Challenge,  On Writing

Lifetime Original Christmas Movies

They Have Started…

And yes, I watch them. And yes, I know the plots are all the same. Duh, they are romance, people. Happy Ever After and all that.

But honestly, if you can manage to get your nose out of the air and watch a few dozen of them, you can learn a ton about plotting and character and teams and depth and sometimes even dialog, depending…

And right now in Covid land, these movies are a perfect antidote. I watch Lifetime Christmas Movies, not Hallmark. Honestly, they vary less on Lifetime and I honestly like that.

I find it interesting that the elements of the plot are timed so perfectly with the commercials. (I record them so I don’t have to sit through the same commercials over and over.) Watch for the almost (but interrupted) kiss and ask yourself why. Watch for the push away, run away, can’t work section with some great cliffhangers.

And wow, the meet cutes are often very creative.

So is the use of kids. A ton more respect for family in the last few years than before.

For the most part, they have gotten away from the strong career woman giving up her career to be with a guy or another woman, or a strong career man giving up his career to be with a woman or another man. They are getting better with the creative compromise part of the plot resolution. Not all, but better.

Watch the copyright dates. The movies that are five to eight years old still have those issues. The new ones mostly do not.

I get asked all the time how you learn plot. Answer? You absorb it and pay attention.

Lifetime movies have a feel and a voice to them as a product. They are branded. How do you learn how to do that in your own fiction? You absorb it and pay attention.

So right now, if you have a desire to get away from Covid and be taken into a world with problems that can be solved in two hours and love found in two hours, and if you want to study plot and cliffhangers and pacing in romances, tis the season.

Just saying… Learning for writers is everywhere if you open up and allow it in.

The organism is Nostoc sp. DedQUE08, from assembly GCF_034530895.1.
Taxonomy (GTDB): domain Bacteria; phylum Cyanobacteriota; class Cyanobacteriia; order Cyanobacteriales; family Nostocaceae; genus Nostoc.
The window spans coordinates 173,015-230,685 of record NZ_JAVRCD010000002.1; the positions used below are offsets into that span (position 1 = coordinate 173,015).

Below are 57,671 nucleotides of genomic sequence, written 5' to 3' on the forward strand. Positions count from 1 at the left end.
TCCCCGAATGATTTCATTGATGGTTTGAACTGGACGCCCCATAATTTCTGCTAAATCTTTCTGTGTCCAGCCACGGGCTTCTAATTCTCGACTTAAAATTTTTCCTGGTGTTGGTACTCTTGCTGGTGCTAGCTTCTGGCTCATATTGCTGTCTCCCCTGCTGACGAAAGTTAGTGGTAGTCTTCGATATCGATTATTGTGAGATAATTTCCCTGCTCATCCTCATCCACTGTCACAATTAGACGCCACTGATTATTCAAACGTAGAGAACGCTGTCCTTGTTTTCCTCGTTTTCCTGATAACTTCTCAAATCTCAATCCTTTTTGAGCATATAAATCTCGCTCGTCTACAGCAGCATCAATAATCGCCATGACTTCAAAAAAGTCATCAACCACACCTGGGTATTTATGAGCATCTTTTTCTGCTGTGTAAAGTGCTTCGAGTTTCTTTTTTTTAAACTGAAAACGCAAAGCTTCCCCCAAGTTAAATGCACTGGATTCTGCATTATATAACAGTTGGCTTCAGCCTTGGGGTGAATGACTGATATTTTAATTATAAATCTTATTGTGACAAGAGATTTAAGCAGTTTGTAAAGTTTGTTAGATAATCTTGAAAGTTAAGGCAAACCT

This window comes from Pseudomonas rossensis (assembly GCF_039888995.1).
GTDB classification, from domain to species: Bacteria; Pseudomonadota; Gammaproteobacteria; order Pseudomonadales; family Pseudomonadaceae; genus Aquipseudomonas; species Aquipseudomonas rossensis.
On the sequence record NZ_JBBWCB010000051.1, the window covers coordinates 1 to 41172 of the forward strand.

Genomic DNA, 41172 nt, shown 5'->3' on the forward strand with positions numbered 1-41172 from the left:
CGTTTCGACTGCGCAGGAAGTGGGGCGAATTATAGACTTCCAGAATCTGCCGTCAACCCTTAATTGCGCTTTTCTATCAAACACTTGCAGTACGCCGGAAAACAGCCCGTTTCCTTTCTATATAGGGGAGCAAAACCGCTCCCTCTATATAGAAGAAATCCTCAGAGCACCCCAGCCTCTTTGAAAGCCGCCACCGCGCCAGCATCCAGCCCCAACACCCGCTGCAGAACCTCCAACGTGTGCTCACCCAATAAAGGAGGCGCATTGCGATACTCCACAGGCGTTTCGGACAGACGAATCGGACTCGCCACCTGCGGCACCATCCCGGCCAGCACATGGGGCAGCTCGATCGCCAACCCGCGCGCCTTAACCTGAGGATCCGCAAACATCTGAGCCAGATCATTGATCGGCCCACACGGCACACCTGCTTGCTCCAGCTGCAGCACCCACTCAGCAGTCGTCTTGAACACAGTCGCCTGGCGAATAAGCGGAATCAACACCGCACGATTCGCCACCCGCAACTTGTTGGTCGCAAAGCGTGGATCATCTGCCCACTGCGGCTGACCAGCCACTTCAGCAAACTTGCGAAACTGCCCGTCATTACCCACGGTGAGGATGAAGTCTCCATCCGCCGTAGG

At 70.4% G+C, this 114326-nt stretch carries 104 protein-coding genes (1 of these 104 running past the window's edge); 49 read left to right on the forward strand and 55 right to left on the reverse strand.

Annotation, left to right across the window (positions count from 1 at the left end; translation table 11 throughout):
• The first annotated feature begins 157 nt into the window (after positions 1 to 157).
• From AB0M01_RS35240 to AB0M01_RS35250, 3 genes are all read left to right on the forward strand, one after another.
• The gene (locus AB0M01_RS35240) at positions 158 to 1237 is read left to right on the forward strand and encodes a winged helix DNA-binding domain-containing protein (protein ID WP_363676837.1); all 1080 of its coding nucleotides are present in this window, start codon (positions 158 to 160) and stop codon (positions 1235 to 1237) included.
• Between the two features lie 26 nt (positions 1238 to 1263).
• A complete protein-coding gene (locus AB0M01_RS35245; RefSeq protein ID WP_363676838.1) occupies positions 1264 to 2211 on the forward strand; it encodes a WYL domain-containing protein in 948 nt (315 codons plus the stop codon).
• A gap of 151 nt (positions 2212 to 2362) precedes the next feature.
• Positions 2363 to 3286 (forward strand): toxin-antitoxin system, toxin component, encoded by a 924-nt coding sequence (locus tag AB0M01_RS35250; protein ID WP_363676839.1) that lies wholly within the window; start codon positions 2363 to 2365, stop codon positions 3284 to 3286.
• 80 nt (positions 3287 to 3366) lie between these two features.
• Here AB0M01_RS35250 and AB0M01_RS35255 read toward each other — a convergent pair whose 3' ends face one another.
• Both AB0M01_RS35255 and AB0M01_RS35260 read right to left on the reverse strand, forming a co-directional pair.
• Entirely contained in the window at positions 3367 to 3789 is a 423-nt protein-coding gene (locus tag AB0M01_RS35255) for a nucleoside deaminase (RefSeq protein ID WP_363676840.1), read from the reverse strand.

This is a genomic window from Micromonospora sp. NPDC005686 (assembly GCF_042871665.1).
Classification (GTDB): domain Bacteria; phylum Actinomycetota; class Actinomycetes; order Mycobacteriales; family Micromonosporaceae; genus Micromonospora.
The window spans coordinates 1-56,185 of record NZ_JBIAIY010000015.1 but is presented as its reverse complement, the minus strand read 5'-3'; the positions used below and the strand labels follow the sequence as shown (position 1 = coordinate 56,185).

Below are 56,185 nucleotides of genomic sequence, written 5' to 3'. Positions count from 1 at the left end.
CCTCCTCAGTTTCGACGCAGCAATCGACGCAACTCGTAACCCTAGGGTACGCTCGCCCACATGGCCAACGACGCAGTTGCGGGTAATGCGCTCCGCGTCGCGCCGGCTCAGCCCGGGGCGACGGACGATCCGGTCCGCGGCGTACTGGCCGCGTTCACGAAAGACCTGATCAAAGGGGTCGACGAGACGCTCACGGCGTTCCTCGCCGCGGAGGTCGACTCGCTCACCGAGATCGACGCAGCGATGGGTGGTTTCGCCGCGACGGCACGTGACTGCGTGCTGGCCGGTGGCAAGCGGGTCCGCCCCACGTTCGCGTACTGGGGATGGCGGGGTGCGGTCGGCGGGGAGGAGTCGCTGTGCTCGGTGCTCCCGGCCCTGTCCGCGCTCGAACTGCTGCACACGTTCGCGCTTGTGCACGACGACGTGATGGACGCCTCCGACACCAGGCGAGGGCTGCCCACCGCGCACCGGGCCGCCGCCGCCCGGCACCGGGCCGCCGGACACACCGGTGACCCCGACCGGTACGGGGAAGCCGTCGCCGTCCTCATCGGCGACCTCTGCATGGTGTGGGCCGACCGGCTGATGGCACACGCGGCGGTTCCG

• James Mendur

    I refuse to watch those movies before Halloween. I *like* Halloween. But yes, they are interesting to watch for constructing stories.

    I remember writing a screenplay, once, back when NaNoWriMo also had a scriptwriting challenge every March, where I used the beats of such movies as the guideline for writing my own movie script. I learned quite a bit about story structure that way. Those movies are also a good example of knowing when the final hurdle and the climax happen in a story, and then after they succeed, the story ends VERY quickly instead of dragging things out.

    It’s also a matter of emphasis. Do you ever watch one of the movies that has a magical element and think of it in terms of a horror movie? Someone makes a wish and the wish throws the lives of everyone around them into havoc to meet the goals of the one making the wish. There was a Hallmark one where the wish created a blizzard, stranding who knows how many people, just to keep the girl and her father in the small town for Christmas. As a holiday romance movie, awww. But it’s kind of a spiritual descendant of that Twilight Zone episode with the little boy sending things to the cornfield. It would be so easy to twist some of these into horror movies, but the writing, acting and directing keep the tone light and fun.

    Thank you for the reminder to watch for the story structure as well as the escapism.

    • dwsmith

      James, it is amazing how many of them have magical elements in them, fantasy elements. Most people don’t realize that, but the writers have no issue on using fantasy.

      • James Mendur